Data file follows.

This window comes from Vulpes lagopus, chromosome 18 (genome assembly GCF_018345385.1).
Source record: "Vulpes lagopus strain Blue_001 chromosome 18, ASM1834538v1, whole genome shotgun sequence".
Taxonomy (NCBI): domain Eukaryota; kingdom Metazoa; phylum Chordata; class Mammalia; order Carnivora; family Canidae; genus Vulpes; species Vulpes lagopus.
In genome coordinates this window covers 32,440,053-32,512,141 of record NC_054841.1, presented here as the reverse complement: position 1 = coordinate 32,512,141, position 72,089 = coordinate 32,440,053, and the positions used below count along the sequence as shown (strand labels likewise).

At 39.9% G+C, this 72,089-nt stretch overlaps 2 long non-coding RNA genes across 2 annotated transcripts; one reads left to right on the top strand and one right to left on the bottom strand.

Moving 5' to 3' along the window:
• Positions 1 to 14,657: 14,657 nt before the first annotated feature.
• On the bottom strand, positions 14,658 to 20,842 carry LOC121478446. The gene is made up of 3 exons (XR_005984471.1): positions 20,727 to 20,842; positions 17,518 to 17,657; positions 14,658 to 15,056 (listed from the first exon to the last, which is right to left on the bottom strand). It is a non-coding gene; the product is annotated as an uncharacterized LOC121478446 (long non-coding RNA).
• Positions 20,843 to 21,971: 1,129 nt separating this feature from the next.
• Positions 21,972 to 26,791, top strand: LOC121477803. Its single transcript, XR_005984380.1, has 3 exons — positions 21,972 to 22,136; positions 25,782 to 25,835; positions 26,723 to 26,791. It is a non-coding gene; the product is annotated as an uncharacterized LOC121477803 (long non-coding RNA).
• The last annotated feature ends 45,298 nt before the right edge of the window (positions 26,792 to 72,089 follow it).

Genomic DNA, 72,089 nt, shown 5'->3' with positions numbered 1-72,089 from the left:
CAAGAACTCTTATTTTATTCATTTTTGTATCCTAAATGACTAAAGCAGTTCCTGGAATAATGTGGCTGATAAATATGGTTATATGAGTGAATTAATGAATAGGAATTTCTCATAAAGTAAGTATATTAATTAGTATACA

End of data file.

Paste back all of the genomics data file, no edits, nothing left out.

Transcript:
This window comes from Vulpes lagopus, chromosome 18 (genome assembly GCF_018345385.1).
Source record: "Vulpes lagopus strain Blue_001 chromosome 18, ASM1834538v1, whole genome shotgun sequence".
Taxonomy (NCBI): domain Eukaryota; kingdom Metazoa; phylum Chordata; class Mammalia; order Carnivora; family Canidae; genus Vulpes; species Vulpes lagopus.
In genome coordinates this window covers 32,440,053-32,512,141 of record NC_054841.1, presented here as the reverse complement: position 1 = coordinate 32,512,141, position 72,089 = coordinate 32,440,053, and the positions used below count along the sequence as shown (strand labels likewise).

At 39.9% G+C, this 72,089-nt stretch overlaps 2 long non-coding RNA genes across 2 annotated transcripts; one reads left to right on the top strand and one right to left on the bottom strand.

Moving 5' to 3' along the window:
• Positions 1 to 14,657: 14,657 nt before the first annotated feature.
• On the bottom strand, positions 14,658 to 20,842 carry LOC121478446. The gene is made up of 3 exons (XR_005984471.1): positions 20,727 to 20,842; positions 17,518 to 17,657; positions 14,658 to 15,056 (listed from the first exon to the last, which is right to left on the bottom strand). It is a non-coding gene; the product is annotated as an uncharacterized LOC121478446 (long non-coding RNA).
• Positions 20,843 to 21,971: 1,129 nt separating this feature from the next.
• Positions 21,972 to 26,791, top strand: LOC121477803. Its single transcript, XR_005984380.1, has 3 exons — positions 21,972 to 22,136; positions 25,782 to 25,835; positions 26,723 to 26,791. It is a non-coding gene; the product is annotated as an uncharacterized LOC121477803 (long non-coding RNA).
• The last annotated feature ends 45,298 nt before the right edge of the window (positions 26,792 to 72,089 follow it).

Genomic DNA, 72,089 nt, shown 5'->3' with positions numbered 1-72,089 from the left:
CAAGAACTCTTATTTTATTCATTTTTGTATCCTAAATGACTAAAGCAGTTCCTGGAATAATGTGGCTGATAAATATGGTTATATGAGTGAATTAATGAATAGGAATTTCTCATAAAGTAAGTATATTAATTAGTATACA